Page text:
Global Entrepreneurship Summit (GES):
- It is the preeminent annual entrepreneurship gathering that convenes emerging entrepreneurs, investors and supporters from around the world.
- It was started by U.S. government in 2010.
- It serves as a vital link between governments and the private sector, and convenes global participants to showcase projects, network, exchange ideas, and champion new opportunities for investment.
- Its aims to highlight entrepreneurship as means to address some of the most intractable global challenges.
- It will be the eighth annual GES summit.
- It will be the first GES summit to be held in South Asia.
- Since 2010, it has been hosted by Kenya, Morocco, Turkey, the United Arab Emirates, Malaysia and last year it was held in Silicon Valley in the US.
- The Theme of GES-2017 is ‘Women First, Prosperity for All’, the main focus will be on supporting women entrepreneurs and fostering economic growth globally.
Areas of main focus:
The GES 2017 will focus on four key industry sectors:
- Energy and Infrastructure.
- Healthcare and Life Sciences.
- Financial Technology and Digital Economy.
- Media and Entertainment
India’s new role:
- The event will highlight India’s enabling environment for innovation and entrepreneurship.
- Through two and half days of training and mentoring sessions, networking, and investment matchmaking, the United States and India will forge new collaborations and launch new initiatives, while reducing the barriers inhibiting international growth and innovation.
What is an ordinance and who makes it?
- Article 123 of the Indian Constitution grants the President of India to Promulgate Ordinances when either of the two Houses of the Parliament is not in session which makes it impossible for a single House to pass and enact a law.
- Ordinances may relate to any subject that the parliament has the power to make law, and would be having same limitations.
When an ordinance can be issued?
- When legislature is not in session.
- When immediate action is needed: Here the Supreme Court has clarified that the legislative power to issue ordinances is ‘in the nature of an emergency power’ given to the executive only ‘to meet an emergent situation’.
How parliament exercises control over ordinance making power of President?
- The constitution provides two parliamentary checks vis-a-vis the promulgation of ordinance [Art 123(2) (a)]:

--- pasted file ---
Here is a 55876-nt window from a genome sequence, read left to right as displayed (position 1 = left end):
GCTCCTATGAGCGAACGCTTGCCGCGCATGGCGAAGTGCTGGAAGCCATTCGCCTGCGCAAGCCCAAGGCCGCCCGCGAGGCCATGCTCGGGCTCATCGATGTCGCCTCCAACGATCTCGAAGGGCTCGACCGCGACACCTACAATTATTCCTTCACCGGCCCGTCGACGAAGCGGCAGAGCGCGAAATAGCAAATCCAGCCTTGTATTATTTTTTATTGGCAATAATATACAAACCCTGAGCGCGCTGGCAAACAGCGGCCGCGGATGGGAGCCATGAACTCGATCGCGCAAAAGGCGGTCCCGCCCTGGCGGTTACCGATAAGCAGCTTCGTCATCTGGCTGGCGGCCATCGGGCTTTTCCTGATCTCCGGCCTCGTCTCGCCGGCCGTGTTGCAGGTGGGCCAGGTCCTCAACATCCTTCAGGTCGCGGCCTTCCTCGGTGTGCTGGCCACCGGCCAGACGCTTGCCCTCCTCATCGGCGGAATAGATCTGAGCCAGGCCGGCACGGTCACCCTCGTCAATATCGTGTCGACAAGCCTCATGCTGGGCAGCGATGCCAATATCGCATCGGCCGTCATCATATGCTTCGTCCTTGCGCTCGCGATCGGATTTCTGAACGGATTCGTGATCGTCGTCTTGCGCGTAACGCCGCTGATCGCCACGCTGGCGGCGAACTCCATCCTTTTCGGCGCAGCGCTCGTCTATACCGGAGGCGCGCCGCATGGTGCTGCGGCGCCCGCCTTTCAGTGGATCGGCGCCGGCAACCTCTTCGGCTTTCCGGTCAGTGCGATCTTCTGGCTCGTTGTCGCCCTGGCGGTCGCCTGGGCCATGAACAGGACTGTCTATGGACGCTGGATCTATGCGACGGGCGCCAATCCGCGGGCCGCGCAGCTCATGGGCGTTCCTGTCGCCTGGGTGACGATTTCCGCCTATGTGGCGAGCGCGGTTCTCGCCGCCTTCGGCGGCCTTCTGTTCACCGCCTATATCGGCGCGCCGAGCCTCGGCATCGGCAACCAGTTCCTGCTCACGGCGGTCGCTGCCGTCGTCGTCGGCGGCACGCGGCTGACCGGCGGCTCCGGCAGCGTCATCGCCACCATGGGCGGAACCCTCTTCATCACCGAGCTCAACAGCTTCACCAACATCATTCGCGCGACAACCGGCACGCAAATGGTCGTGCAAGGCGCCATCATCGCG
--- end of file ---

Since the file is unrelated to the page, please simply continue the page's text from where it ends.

- The power of parliament to pass resolutions disapproving the provisions of the ordinance.
- The automatic expiry of the ordinance within six weeks of the reassembly of the houses of the parliament unless passed by the parliament; this gives a chance for the parliament to debate on the ordinance and review it accordingly.
Ordinance making powers of the Governor
- Just as the President of India is constitutionally mandated to issue Ordinances under Article 123, the Governor of a state can issue Ordinances under Article 213, when the state legislative assembly (or either of the two Houses in states with bicameral legislatures) is not in session.
- The powers of the President and the Governor are broadly comparable with respect to Ordinance making.
- However, the Governor cannot issue an Ordinance without instructions from the President in certain cases where the assent of the President would have been required to pass a similar Bill.
Key debates relating to the Ordinance making powers of the Executive.
- There has been significant debate surrounding the Ordinance making power of the President (and Governor).
- Constitutionally, important issues that have been raised include:
- Judicial review of the Ordinance making powers of the executive;
- The necessity for ‘immediate action’ while promulgating an Ordinance;
- And the granting of Ordinance making powers to the executive, given the principle of separation of powers.
- In 1970, RC Cooper vs.Union of India Case the Supreme Court, held that the President’s decision on Ordinance could be challenged on the grounds that ‘immediate action’ was not required; and the Ordinance had been passed primarily to by-pass debate and discussion in the legislature.
- In 1980, AK Roy vs.Union of India case the Court argued that the President’s Ordinance making power is not beyond the scope of judicial review.
Does India need a presidential system?
Debate can be divided in to feasibility and desirability
- In the existing constitutional scheme, change is not possible. Supreme court of India already held parliamentary form of Government as part of the basic structure of the constitution.
- Presidential system centralizes power and chances of it turning in to an authoritative system are high.
- If India’s diversity is taken in to consideration, it is not advisable to have a presidential system. Presidential system do not reflect the diversity well.
- Presidential system can create a stalemate situation between executive and legislature.
- Presidential system allows for quick decision making . Fixed term for executive makes him invulnerable from the politics of the day and provides stability. Decisiveness is necessary for India to deal with its enormous challenges.
- Accountability is better in Presidential system. Unlike in parliamentary system where Executive enjoys majority, there is no guarantee for the same in presidential system.
- President appoints his officers. It can bring in more talent in to the system.
- Parliamentary system have distorted voting preference of voters. It mean that voters are forced to vote for a candidate to have a particular leader as CM or Prime Minister.
- India will not have a US style two party grid lock. So issue based coalitions comes in to picture. It helps for greater debate in the houses.
- Most of the legislatures coming in to the houses are with little legislative experience and are participating in elections to get hold of executive power. It mean that they can not act as an effective legislative control.